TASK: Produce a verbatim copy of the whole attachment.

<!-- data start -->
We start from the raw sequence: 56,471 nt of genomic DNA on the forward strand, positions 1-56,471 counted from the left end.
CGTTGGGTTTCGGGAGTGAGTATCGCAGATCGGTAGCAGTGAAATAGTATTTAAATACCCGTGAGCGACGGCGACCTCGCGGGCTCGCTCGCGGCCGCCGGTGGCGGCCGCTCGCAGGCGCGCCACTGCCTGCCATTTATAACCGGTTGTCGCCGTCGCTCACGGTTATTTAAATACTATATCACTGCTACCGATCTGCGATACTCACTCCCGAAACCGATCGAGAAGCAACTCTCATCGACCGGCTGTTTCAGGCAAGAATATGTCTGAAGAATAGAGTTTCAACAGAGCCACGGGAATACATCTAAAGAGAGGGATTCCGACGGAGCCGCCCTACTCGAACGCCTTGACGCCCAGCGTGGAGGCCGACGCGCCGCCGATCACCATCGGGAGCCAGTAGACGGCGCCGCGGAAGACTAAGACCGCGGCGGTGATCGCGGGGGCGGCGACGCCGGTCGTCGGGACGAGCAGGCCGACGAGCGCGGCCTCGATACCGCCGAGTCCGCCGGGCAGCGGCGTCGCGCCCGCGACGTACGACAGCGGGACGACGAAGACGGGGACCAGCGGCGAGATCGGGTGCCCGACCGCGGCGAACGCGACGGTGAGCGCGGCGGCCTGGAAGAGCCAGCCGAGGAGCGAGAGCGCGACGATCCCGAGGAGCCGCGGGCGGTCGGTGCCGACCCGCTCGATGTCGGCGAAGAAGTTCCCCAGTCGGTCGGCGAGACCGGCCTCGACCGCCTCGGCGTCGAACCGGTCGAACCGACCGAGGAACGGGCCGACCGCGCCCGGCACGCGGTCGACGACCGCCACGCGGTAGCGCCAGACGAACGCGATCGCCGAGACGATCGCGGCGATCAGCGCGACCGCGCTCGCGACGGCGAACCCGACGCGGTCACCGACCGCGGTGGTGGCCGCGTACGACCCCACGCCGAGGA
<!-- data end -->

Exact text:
We start from the raw sequence: 56,471 nt of genomic DNA on the forward strand, positions 1-56,471 counted from the left end.
CGTTGGGTTTCGGGAGTGAGTATCGCAGATCGGTAGCAGTGAAATAGTATTTAAATACCCGTGAGCGACGGCGACCTCGCGGGCTCGCTCGCGGCCGCCGGTGGCGGCCGCTCGCAGGCGCGCCACTGCCTGCCATTTATAACCGGTTGTCGCCGTCGCTCACGGTTATTTAAATACTATATCACTGCTACCGATCTGCGATACTCACTCCCGAAACCGATCGAGAAGCAACTCTCATCGACCGGCTGTTTCAGGCAAGAATATGTCTGAAGAATAGAGTTTCAACAGAGCCACGGGAATACATCTAAAGAGAGGGATTCCGACGGAGCCGCCCTACTCGAACGCCTTGACGCCCAGCGTGGAGGCCGACGCGCCGCCGATCACCATCGGGAGCCAGTAGACGGCGCCGCGGAAGACTAAGACCGCGGCGGTGATCGCGGGGGCGGCGACGCCGGTCGTCGGGACGAGCAGGCCGACGAGCGCGGCCTCGATACCGCCGAGTCCGCCGGGCAGCGGCGTCGCGCCCGCGACGTACGACAGCGGGACGACGAAGACGGGGACCAGCGGCGAGATCGGGTGCCCGACCGCGGCGAACGCGACGGTGAGCGCGGCGGCCTGGAAGAGCCAGCCGAGGAGCGAGAGCGCGACGATCCCGAGGAGCCGCGGGCGGTCGGTGCCGACCCGCTCGATGTCGGCGAAGAAGTTCCCCAGTCGGTCGGCGAGACCGGCCTCGACCGCCTCGGCGTCGAACCGGTCGAACCGACCGAGGAACGGGCCGACCGCGCCCGGCACGCGGTCGACGACCGCCACGCGGTAGCGCCAGACGAACGCGATCGCCGAGACGATCGCGGCGATCAGCGCGACCGCGCTCGCGACGGCGAACCCGACGCGGTCACCGACCGCGGTGGTGGCCGCGTACGACCCCACGCCGAGGA